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Vanda Salgueiro, Maria João Costa, Ana Maria Silva, and Daniele Bortoli

and at the top of the atmosphere (TOA) ( Dong et al. 2006 ). A way of quantifying the cloud radiation effects at the surface and at the TOA is the cloud radiative forcing (CRF), which is defined as an instantaneous change in net total radiation (SW plus LW; in W m −2 ) obtained under cloudy conditions and its clear-sky counterpart; CRF can produce a cooling (negative CRF) or a warming (positive CRF) effect on the earth–atmosphere system. CRF has been a research topic over the last decades because

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Nathaniel B. Miller, Matthew D. Shupe, Christopher J. Cox, Von P. Walden, David D. Turner, and Konrad Steffen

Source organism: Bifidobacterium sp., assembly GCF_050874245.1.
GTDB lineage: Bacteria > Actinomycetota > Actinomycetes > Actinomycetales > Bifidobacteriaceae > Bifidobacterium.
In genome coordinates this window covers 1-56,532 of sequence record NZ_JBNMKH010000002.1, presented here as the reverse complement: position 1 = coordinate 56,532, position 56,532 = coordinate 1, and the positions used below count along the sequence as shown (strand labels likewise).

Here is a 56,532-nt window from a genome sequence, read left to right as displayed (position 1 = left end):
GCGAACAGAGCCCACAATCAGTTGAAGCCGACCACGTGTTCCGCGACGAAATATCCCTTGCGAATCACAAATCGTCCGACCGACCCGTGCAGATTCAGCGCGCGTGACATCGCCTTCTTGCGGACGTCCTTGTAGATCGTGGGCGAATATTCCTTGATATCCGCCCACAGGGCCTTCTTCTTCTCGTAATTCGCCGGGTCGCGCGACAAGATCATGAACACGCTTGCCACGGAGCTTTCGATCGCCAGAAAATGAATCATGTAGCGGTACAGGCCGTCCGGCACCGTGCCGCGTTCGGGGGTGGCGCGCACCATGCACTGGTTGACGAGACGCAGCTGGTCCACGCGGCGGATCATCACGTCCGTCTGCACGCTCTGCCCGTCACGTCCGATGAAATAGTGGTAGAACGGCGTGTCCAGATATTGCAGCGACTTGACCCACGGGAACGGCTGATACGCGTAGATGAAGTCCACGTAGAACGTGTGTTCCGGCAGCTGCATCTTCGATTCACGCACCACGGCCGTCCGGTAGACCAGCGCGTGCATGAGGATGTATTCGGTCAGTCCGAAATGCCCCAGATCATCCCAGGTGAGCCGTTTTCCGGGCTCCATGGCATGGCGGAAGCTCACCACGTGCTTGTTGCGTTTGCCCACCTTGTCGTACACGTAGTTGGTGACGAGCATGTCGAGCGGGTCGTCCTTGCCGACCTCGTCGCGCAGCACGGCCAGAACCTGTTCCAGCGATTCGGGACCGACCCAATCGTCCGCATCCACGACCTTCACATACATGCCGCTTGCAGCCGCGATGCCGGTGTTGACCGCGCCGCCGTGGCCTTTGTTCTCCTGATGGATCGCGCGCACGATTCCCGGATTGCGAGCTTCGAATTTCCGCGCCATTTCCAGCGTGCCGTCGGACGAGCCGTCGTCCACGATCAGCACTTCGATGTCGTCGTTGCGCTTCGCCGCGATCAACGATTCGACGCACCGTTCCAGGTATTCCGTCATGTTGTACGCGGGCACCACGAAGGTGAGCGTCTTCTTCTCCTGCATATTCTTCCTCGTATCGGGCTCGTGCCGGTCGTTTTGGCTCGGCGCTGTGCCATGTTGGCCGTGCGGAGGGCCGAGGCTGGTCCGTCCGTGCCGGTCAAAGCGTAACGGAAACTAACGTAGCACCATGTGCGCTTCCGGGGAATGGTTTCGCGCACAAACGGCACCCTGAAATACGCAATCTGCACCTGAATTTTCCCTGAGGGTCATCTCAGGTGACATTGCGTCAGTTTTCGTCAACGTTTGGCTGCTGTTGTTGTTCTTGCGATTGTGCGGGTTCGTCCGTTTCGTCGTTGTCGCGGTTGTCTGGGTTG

the net radiative flux at the surface ( Walsh and Chapman 1998 ), thereby impacting the surface energy budget. The shortwave and longwave radiative effect of clouds, or cloud radiative forcing (CRF), can be quantified by comparing the actual surface radiative flux to the flux during an equivalent clear-sky scene. In general, Arctic clouds have a warming effect on the surface, except for a period in the summer when the sun is highest and surface albedo is lowest ( Curry and Ebert 1992 ; Intrieri

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Clark Weaver, Jay Herman, Gordon Labow, David Larko, and L.-K. Huang